Saturday, December 17, 2005

SMUCKER'S: Snack on a Crustable.

J.M. Smucker Co. (SJM - $44.26), the U.S. packaged-food company, provides value in the food aisle for the patient investor. The Company said that in the 2Q ended October 31, 2005, it earned $46.4 million, or 79 cents a share, up from $40.7 million, or 69 cents a share, in the year-ago period. Sales rose an expected 3% to $606.3 million.
Although a great peanut butter and jelly sandwich is a nice treat, it is most important that the bread not be stale. One might argue that the quality of Smucker's recently reported EPS is flat. Note A. of Smuckers recently filed 10Q points out that operating results for the three-month and six-month periods ended October 31, 2005, include an increase of approximately $6.7 million to net sales, or approximately $4.3 million after-tax to net income and $0.07 per share, reflecting a change in estimates of the expected liability for trade merchandising programs. Management did not bury this pronouncement, but put this accounting issue right up front in its filing.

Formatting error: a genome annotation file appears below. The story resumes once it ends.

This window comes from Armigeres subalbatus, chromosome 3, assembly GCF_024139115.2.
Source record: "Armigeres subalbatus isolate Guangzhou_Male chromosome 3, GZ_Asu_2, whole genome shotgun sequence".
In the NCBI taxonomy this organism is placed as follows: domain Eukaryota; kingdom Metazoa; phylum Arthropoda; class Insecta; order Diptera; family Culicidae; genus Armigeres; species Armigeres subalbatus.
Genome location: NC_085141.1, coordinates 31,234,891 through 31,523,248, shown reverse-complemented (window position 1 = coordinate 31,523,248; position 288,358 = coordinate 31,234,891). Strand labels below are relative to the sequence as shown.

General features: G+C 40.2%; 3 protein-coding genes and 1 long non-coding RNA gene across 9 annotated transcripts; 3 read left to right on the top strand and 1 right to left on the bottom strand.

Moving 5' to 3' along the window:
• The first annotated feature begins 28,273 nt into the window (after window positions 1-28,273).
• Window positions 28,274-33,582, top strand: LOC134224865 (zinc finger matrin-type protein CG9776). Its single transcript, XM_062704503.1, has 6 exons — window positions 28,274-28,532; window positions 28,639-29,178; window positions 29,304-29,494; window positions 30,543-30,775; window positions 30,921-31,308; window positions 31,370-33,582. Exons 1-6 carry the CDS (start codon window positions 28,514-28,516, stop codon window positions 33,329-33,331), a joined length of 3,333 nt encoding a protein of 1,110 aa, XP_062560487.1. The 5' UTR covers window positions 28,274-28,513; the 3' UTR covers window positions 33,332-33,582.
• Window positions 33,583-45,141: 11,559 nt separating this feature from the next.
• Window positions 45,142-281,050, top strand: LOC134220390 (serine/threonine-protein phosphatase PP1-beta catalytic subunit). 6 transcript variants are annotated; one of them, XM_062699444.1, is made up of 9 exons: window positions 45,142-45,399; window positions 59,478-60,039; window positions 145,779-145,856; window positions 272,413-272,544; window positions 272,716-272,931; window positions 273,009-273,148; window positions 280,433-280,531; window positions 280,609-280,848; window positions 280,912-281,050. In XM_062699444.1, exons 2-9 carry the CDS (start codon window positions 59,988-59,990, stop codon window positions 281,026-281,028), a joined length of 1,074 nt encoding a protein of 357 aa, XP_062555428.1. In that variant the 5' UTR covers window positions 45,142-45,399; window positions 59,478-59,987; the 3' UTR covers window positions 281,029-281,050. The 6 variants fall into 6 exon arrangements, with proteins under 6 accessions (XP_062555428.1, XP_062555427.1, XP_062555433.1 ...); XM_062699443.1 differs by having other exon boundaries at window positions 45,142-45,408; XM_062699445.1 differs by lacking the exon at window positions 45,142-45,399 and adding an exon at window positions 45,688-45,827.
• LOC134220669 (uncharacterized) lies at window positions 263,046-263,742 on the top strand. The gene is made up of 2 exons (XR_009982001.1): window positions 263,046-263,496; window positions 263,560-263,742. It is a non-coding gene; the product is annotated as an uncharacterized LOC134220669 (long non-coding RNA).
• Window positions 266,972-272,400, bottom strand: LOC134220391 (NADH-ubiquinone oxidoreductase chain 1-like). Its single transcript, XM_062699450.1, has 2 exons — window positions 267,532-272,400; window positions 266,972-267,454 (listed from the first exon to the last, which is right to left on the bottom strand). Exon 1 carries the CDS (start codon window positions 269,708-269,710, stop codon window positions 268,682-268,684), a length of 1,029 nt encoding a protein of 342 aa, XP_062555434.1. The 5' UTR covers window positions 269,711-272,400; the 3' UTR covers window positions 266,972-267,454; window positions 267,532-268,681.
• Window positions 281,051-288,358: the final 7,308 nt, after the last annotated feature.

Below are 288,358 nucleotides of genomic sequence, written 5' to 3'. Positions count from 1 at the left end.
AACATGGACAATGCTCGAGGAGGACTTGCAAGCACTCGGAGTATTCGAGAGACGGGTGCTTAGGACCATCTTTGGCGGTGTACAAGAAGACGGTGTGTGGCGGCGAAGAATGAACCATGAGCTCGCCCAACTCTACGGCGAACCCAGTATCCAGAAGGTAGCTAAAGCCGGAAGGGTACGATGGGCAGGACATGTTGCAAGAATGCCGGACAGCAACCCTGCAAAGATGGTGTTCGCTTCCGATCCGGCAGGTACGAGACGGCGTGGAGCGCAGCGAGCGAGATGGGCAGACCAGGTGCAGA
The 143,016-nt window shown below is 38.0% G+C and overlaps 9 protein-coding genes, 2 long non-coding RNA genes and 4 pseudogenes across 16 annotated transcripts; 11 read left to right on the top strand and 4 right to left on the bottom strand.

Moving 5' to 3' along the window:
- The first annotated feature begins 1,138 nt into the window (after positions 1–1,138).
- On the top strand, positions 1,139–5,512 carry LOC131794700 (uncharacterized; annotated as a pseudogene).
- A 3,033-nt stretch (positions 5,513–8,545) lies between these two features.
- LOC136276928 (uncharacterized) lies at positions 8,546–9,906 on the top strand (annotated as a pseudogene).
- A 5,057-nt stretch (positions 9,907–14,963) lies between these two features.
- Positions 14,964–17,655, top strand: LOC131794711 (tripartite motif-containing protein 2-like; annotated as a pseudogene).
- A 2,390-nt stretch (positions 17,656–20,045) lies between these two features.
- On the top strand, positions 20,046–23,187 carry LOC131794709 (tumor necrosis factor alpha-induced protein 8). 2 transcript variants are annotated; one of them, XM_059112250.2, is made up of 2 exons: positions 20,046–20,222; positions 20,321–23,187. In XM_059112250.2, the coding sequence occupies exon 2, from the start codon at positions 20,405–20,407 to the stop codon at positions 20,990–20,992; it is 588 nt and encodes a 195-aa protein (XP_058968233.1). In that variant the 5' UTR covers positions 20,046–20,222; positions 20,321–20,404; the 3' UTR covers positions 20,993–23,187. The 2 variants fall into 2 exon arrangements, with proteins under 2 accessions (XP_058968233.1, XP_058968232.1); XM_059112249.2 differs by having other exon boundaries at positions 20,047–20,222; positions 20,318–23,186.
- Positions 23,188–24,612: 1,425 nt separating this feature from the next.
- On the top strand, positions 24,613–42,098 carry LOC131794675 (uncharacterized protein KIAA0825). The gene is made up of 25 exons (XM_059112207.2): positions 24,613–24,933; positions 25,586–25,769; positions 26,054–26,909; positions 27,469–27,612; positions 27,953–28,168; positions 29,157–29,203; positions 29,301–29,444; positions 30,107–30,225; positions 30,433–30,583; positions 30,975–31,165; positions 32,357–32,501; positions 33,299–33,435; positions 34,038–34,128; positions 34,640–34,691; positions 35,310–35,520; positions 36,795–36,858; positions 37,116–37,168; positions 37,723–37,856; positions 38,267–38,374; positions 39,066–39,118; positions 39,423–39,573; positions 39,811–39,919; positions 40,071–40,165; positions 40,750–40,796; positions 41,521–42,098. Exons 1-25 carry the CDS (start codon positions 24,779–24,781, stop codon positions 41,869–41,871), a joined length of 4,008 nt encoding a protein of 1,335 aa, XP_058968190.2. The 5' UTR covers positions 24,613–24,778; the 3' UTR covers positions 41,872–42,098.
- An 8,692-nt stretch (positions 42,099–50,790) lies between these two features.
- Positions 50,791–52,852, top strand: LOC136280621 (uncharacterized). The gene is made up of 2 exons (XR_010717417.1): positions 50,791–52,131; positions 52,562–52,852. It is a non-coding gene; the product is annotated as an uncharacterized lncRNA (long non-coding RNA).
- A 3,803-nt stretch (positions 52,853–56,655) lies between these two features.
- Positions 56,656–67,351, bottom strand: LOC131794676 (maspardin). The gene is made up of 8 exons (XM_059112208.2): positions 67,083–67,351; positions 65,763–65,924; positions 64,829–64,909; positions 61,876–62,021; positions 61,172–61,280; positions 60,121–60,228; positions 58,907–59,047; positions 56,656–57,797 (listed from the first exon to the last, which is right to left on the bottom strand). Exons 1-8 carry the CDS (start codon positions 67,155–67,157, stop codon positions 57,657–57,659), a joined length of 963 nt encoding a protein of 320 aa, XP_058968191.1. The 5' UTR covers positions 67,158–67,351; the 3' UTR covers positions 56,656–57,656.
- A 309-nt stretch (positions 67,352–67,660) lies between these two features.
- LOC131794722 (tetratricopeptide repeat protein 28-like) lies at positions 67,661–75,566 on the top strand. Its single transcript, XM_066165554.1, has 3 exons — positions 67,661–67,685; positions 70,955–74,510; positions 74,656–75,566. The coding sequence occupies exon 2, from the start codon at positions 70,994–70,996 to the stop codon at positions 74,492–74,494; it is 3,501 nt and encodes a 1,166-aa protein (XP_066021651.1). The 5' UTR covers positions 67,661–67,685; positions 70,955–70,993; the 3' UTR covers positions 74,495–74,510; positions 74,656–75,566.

Although the Company remains committed to a long-term growth rate of 8%, management did say that higher energy and petroleum costs would lead to higher input costs like resin, freight and natural gas. Given these margin pressures, Smucker guided bottom-line expectations lower, saying it expects earnings per share growth of 5 percent to 8 percent for the year. Analysts, on average, forecast earnings of $2.79 a share for the year, up 7.3 percent from $2.60 last year, according to Reuters Estimates.
Discounting present news, Smuckers has solid brand value and good cash flow. U.S. market sales were driven by key growth contributors like the Smucker's, Jif, Crisco and Uncrustables brands. During the first six months of fiscal year 2006, cash provided by operating activities was approximately $59.2 million.
Steady top-line growth and improving margins should provide the necessary catalyst for an upward move in Smucker's common stock. Until investors witness the latter, snack on the 2.4% dividend yield ($1.06 dividend) and a Crustable sandwich!

1 comment:

Bruce said...

I liked Smuckers (the stock) back in 1999 and owned it for awhile until I shifted the money into HOTT in early 2000. My impression then (and again when I looked at it within the last 2 years) was that they have a very solid brand but mediocre management.